In 1895, at the depths of the Panic of 1893, the Federal Treasury was nearly out of gold. President Grover Cleveland accepted Morgan’s offer to join with the Rothschilds and supply the U.S. Treasury with 3.5 million ounces of gold to restore the treasury surplus in exchange for a 30-year bond issue. The episode saved the Treasury[ but hurt Cleveland with the agrarian wing of the Democratic Party and became an issue in the election of 1896, when banks came under a withering attack from William Jennings Bryan. Morgan and Wall Street bankers donated heavily to Republican William McKinley, who was elected in 1896 and reelected in 1900.
The Panic of 1907 was a financial crisis that almost crippled the American economy. Major New York banks were on the verge of bankruptcy and there was no mechanism to rescue them until Morgan stepped in personally and took charge, resolving the crisis.Treasury Secretary George B. Cortelyou earmarked $35 million of federal money to quell the storm but had no easy way to use it. Morgan now took personal charge, meeting with the nation’s leading financiers in his New York mansion; he forced them to devise a plan to meet the crisis. James Stillman, president of the National City Bank, also played a central role. Morgan organized a team of bank and trust executives which redirected money between banks, secured further international lines of credit, and bought plummeting stocks of healthy corporations. A delicate political issue arose regarding the brokerage firm of Moore and Schley, which was deeply involved in a speculative pool in the stock of the Tennessee Coal, Iron and Railroad Company. Moore and Schley had pledged over $6 million of the Tennessee Coal and Iron (TCI) stock for loans among the Wall Street banks. The banks had called the loans, and the firm could not pay. If Moore and Schley should fail, a hundred more failures would follow and then all Wall Street might go to pieces. Morgan decided they had to save Moore and Schley. TCI was one of the chief competitors of U.S. Steel and it owned valuable iron and coal deposits. Morgan controlled U.S. Steel and he decided it had to buy the TCI stock from Moore and Schley. Judge Gary, head of U.S. Steel, agreed, but was concerned there would be antitrust implications that could cause grave trouble for U.S. Steel, which was already dominant in the steel industry. Morgan sent Gary to see President Theodore Roosevelt, who promised legal immunity for the deal. U.S. Steel thereupon paid $30 million for the TCI stock and Moore and Schley was saved. The announcement had an immediate effect; by November 7, 1907, the panic was over. Vowing to never let it happen again, and realizing that in a future crisis there was not likely to be another Morgan, banking and political leaders, led by Senator Nelson Aldrich devised a plan that became the Federal Reserve System in 1913.[The crisis underscored the need for a powerful mechanism, and Morgan supported the move to create the Federal Reserve System.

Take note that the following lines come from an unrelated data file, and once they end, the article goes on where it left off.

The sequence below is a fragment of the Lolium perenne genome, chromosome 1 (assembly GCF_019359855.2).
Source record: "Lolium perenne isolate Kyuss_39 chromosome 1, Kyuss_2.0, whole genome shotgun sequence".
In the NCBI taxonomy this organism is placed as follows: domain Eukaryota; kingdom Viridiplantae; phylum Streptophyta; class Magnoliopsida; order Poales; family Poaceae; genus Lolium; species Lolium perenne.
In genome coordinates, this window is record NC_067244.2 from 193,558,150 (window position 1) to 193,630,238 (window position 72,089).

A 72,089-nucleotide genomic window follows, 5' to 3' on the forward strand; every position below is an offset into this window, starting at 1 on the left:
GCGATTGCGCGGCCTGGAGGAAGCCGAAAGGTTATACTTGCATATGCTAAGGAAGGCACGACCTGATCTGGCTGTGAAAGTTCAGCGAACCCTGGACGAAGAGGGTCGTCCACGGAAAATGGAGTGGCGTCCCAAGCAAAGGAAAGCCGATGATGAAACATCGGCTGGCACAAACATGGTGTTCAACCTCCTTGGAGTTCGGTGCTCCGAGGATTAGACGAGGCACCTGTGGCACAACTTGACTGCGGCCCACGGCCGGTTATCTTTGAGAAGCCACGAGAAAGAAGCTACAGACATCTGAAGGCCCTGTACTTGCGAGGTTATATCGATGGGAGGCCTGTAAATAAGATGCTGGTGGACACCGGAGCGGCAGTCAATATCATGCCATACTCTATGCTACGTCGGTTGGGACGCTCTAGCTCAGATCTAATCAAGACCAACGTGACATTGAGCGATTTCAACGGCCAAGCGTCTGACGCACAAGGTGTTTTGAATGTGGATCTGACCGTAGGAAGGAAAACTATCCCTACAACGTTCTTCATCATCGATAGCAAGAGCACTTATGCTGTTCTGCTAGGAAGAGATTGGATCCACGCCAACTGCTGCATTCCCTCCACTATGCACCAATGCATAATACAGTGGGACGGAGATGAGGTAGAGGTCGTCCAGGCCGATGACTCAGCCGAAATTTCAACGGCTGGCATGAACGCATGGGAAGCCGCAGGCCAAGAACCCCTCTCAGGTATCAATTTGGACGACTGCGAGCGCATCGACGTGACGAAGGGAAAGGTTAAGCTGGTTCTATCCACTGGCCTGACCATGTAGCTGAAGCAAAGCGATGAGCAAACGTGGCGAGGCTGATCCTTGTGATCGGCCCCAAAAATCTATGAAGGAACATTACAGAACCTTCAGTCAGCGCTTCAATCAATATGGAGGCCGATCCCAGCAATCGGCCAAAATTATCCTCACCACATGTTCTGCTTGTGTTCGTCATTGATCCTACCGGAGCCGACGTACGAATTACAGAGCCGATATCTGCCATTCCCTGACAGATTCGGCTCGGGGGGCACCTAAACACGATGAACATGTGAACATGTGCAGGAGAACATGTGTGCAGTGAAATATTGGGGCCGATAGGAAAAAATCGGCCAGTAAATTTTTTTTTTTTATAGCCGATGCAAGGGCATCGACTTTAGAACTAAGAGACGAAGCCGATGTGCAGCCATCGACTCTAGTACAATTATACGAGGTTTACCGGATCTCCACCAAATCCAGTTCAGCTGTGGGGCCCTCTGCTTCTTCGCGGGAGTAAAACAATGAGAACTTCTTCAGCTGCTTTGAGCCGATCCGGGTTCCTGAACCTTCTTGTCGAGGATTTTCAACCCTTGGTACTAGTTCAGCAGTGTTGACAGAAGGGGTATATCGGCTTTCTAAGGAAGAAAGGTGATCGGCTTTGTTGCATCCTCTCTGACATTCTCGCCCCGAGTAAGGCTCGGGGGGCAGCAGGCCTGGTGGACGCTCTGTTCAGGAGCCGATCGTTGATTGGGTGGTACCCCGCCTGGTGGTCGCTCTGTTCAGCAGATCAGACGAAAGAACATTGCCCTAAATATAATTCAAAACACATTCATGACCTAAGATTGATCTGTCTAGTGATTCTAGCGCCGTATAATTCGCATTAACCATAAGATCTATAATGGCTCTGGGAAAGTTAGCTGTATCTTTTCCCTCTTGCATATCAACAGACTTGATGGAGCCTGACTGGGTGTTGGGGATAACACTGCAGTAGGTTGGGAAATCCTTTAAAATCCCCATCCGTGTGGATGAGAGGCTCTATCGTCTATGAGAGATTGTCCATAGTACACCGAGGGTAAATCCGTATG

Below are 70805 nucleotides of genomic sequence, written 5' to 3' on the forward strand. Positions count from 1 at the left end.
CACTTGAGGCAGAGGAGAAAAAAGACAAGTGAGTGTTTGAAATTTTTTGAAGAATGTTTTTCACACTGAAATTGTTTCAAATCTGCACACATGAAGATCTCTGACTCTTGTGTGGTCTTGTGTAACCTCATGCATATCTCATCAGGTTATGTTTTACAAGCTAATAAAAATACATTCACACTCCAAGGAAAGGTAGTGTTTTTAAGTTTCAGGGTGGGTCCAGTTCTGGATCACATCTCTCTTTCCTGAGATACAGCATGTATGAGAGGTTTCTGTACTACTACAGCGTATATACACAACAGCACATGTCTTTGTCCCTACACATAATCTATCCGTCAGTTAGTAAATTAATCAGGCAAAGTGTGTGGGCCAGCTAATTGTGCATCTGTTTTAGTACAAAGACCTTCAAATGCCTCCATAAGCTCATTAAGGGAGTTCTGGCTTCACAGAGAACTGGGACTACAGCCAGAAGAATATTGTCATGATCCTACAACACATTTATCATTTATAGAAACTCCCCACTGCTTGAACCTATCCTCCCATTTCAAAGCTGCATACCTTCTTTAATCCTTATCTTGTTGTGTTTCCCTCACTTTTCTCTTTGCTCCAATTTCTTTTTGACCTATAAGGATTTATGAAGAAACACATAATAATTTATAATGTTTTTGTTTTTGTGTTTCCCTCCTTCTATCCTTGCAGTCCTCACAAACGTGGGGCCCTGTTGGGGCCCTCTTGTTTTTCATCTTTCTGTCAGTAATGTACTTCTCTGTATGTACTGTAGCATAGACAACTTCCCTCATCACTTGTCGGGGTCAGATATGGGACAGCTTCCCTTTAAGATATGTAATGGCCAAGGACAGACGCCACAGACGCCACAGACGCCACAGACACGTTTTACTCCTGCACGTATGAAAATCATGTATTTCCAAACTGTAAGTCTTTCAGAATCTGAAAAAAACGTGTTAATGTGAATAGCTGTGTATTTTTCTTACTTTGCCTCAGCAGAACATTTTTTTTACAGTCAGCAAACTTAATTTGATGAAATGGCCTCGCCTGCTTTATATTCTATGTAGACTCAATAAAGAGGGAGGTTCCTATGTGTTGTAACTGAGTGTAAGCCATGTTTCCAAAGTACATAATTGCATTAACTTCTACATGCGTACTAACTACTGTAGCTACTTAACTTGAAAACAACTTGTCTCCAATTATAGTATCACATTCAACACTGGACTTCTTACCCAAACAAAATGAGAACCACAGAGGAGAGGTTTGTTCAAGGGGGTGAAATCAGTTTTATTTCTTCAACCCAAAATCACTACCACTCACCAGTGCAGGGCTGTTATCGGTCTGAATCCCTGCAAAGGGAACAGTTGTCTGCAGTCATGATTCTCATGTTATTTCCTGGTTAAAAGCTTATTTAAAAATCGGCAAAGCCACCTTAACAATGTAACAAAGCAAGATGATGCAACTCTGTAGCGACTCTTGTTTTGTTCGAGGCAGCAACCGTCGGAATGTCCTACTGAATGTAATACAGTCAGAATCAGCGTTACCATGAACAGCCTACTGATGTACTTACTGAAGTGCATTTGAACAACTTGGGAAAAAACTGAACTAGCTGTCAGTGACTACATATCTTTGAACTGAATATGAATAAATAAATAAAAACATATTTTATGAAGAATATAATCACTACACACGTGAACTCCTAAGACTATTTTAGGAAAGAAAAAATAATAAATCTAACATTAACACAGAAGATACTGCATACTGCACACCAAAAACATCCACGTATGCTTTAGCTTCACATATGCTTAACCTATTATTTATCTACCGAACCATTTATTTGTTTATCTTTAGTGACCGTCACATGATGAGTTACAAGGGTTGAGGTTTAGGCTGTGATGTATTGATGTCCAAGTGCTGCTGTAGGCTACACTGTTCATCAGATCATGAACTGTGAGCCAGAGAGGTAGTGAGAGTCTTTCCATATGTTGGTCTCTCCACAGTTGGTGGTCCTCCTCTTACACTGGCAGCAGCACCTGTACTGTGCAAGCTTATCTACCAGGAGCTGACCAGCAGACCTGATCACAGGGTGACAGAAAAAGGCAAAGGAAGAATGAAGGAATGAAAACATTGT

Now here is a little something that you might recognize in our last election
While conservatives in the Progressive Era hailed Morgan for his civic responsibility, his strengthening of the national economy, and his devotion to the arts and religion, the left wing viewed him as one of the central figures in the system it rejected. Morgan redefined conservatism in terms of financial prowess coupled with strong commitments to religion and high culture.